From Governor to Prisoner

By Sandra Neri
On the morning of Thursday March 15,2012 , impeached Illinois Ex-Governor, Rod Blagojevich, began his journey to a Colorado prison. Many people gathered around the Blagojevich home to wish him well. His wife Patti and two daughters, Amy and Anne, said their goodbyes inside their Ravenswood manor and did not accompany the ex-governor. The media was there in full force, to get a few words from Blagojevich, and they got them. “While my faith in things has sometimes been challenged, I still believe this is America, this is a country that is governed by the rule of law, that the truth ultimately will prevail”, said Blagojevich as he made his way to a waiting car, and surrounded by his lawyers.

The Early Years:
Son of an immigrant Steel plant worker, and a CTA ticket taker, in his youth Blagojevich worked odd jobs as a shoe shine, a pizza delivery boy, and a meat packer to help pay family bills. In his teens he played basketball and trained briefly to be a Golden Gloves boxer. He worked for the Trans Alaskan Pipeline system as a dishwasher to pay for college. Fellow former college classmates remember Blagojevich as a serious student who didn’t party, and could recall many facts about all our American presidents. In 1979 he received a bachelors degree from Northwestern, in 1983 he earned his Juris Doctor from Pepperdine University Law School in Malibu, California. He began work as an attorney immediately.

In 1986 Blagojevich joined Chicago Mayor Richard M. Daley’s legal team as the Cook County Assistant States Attorney where he specialized in domestic abuse crimes and felony weapons cases. In 1992 he won the Illinois 5th district seat in the U.S. House of Representatives, and served three terms as a congressman. In 1999 he helped the Reverend Jesse Jackson free three U.S. prisoners of war in Yugoslavia. In 2002 Blagojevich became the first democrat in 26 years to win a governorship in Illinois.

Our Governor 2003-2009:
Winning a re-election to become Illinois governor for a second term, Blagojevich signed many bills, backed many legislations, and started many valuable programs while his six year governorship. Just to mention a few: Earned Income Tax Credit, a statewide comprehensive smoking ban, expansion of health care programs, responsible for record increases in funding for education every year without raising general sales or income taxes, vetoed Senate bills that would have weakened gun laws, created the Illinois Healthy Women program to provide health care to women who otherwise would go without, signed the Leave No Senior Behind law, which fills holes not filled by federal programs, established the Internet Crimes Unit, signed two bills to strengthen Illinois laws against adults who use the internet to exploit children.

Beginning of the End:
This whole thing started out because someone working under Blagojevich tried to strong arm a hospital CEO into choosing a certain contractor for an expansion project. Before the proposal went in, Pamela Davis CEO of Edward Hospital in Naperville got a phone call stating that unless she picked this contractor, her proposal would be denied. When Davis, was rudely denied her proposal for expansion, she knew it was because she did not pick this certain contractor. Angered and humiliated, she went to the FBI with this information. They did not take her claim seriously at first. She agreed to wear a wire for the FBI, arranged a meeting with Nicholas Hurtgen (the man who first phoned her), and contractor Jacob Kiferbaum. During that one meeting, the FBI got the evidence they needed, Davis knew that, yet the FBI had her wear a wire for the next eight months. Davis stopped wearing a wire because someone “leaked” that story to the Chicago Sun-Times. The continued taped conversations picked up discussions about the newly vacant Senate seat, which Blagojevich was accused of trying to “sell”.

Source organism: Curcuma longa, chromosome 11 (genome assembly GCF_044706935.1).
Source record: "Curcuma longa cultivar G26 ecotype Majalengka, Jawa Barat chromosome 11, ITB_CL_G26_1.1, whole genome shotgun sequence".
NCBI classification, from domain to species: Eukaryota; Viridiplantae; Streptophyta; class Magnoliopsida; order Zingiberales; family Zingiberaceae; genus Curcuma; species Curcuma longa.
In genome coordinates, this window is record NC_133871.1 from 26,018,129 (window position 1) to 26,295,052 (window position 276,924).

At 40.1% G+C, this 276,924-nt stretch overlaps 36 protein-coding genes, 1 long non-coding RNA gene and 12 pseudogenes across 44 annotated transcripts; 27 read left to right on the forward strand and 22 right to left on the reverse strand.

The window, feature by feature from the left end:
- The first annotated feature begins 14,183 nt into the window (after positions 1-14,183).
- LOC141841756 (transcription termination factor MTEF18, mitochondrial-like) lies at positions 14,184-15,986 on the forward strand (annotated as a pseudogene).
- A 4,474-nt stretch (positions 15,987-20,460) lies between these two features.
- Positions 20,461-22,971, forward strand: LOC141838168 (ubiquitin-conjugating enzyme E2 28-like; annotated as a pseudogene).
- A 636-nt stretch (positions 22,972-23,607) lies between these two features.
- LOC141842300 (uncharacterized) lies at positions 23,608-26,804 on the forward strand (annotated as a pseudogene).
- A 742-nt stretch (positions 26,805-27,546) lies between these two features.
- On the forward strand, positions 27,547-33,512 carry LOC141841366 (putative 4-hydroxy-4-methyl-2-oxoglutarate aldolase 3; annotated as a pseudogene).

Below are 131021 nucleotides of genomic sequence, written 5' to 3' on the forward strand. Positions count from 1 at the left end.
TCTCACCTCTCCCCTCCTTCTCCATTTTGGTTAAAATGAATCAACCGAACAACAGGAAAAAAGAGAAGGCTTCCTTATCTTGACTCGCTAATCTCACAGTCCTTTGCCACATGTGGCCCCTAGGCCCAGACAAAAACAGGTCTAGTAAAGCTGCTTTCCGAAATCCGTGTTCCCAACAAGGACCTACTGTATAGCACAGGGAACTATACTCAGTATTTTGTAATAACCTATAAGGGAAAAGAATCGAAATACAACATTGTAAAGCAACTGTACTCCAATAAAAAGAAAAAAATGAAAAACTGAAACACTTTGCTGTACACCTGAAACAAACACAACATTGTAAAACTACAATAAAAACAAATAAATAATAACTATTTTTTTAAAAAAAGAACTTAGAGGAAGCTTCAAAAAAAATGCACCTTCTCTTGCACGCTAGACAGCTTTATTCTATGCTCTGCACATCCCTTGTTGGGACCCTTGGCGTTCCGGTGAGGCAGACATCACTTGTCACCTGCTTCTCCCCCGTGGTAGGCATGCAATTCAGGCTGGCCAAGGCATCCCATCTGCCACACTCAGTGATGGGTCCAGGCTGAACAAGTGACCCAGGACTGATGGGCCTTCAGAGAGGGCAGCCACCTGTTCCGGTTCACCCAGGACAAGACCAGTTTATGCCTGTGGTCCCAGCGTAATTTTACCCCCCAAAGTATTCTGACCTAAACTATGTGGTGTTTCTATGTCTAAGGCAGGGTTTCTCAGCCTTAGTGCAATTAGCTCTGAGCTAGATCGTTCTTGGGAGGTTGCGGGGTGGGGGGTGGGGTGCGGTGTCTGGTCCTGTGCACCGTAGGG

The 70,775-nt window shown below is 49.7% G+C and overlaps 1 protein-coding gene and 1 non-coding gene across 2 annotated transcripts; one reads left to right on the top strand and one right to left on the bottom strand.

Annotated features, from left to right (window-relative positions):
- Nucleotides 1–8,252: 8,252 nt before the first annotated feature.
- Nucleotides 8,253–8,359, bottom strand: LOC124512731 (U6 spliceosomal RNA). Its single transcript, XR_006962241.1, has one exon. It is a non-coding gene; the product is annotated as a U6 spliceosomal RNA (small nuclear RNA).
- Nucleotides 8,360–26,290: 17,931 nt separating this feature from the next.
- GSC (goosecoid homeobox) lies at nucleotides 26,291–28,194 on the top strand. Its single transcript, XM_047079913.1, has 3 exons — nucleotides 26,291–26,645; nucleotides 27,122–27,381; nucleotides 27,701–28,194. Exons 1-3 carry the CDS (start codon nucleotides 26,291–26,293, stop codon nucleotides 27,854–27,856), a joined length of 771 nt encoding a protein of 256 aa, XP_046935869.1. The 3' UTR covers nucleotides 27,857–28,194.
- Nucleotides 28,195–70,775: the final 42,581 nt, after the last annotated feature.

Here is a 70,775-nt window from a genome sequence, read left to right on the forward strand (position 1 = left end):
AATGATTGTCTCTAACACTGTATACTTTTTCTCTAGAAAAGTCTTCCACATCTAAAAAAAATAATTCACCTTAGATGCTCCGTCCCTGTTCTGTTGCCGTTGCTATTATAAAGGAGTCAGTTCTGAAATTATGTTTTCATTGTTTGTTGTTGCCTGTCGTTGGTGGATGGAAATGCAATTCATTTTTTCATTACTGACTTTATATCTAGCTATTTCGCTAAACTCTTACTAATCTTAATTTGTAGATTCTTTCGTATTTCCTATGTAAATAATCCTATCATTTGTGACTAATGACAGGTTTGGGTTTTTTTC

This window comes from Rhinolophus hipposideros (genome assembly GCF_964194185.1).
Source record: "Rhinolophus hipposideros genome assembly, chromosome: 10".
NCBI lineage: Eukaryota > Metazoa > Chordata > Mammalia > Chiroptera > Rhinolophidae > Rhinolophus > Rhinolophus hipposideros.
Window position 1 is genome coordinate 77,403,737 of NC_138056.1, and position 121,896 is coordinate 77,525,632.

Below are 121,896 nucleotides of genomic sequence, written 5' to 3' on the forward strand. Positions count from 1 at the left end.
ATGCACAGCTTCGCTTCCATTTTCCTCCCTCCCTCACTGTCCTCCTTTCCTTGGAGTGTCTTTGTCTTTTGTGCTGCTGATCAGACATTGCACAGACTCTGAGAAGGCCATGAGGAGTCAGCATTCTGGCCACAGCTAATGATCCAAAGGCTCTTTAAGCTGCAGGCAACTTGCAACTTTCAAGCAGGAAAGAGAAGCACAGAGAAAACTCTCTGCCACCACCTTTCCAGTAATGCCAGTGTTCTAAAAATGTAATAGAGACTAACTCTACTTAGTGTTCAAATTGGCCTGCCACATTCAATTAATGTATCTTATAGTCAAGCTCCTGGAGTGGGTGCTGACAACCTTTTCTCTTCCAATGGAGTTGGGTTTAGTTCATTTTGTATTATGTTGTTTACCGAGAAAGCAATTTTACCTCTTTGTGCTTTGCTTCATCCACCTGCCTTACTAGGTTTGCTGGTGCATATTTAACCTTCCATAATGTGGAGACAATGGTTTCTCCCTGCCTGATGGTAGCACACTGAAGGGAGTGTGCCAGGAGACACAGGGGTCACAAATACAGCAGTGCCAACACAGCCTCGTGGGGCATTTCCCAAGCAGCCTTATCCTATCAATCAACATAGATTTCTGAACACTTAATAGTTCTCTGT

Draw Your Own Conclusions:
The fact that the FBI continued to have Davis wear a wire long after getting what they needed, leads me to believe they had an ulterior motive from day one. Did the FBI use Davis, or offer her something? Did Davis, as a woman in charge at Edward hospital, take that expansion denial a little too personal? What was her motive for wearing a wire months after they got the evidence they needed? Out of 400 hours of taped conversations, why were only 2 hours played in court? Why has there been a protective order put on those taped conversations by the FBI?

Wrap up:
Blagojevich had been known to anger a few colleagues while he was governor as he is known to have a temper. Having had many years of experience dealing with congressmen, and senators, Blago knows you can’t be “nice”. Unfortunately, people mistake niceness for weakness, and you basically get steamrolled. On his wrong doing, in the ex-governors own words, “I caused it all. I’m not blaming anybody. I was the governor and I should have known better and I am just so incredibly sorry.” All of the good a person has done should not be erased or forgotten because he/she makes a few mistakes, and that goes for anyone. As Blago made his way through O’hare Airport, he was photographed and asked for his autograph. People wished him well, and gave him words of comfort and encouragement. People have been leaving comments on the news stations Facebook pages, and Twitter walls. The vibe is mostly supportive and positive, one comment echoes the thoughts of many of us “He just did what they all do, the only difference is, he got caught”. One news station chose to title Blago’s day to report to prison as ‘The Last Chapter’, and I can’t help but think this is far from the last chapter. This is not an end; it’s a new beginning, a new chapter. Rod Blagojevich was sentenced to 14 years in a low-security prison in Colorado, he is planning to appeal his sentence.
Facts gathered from:

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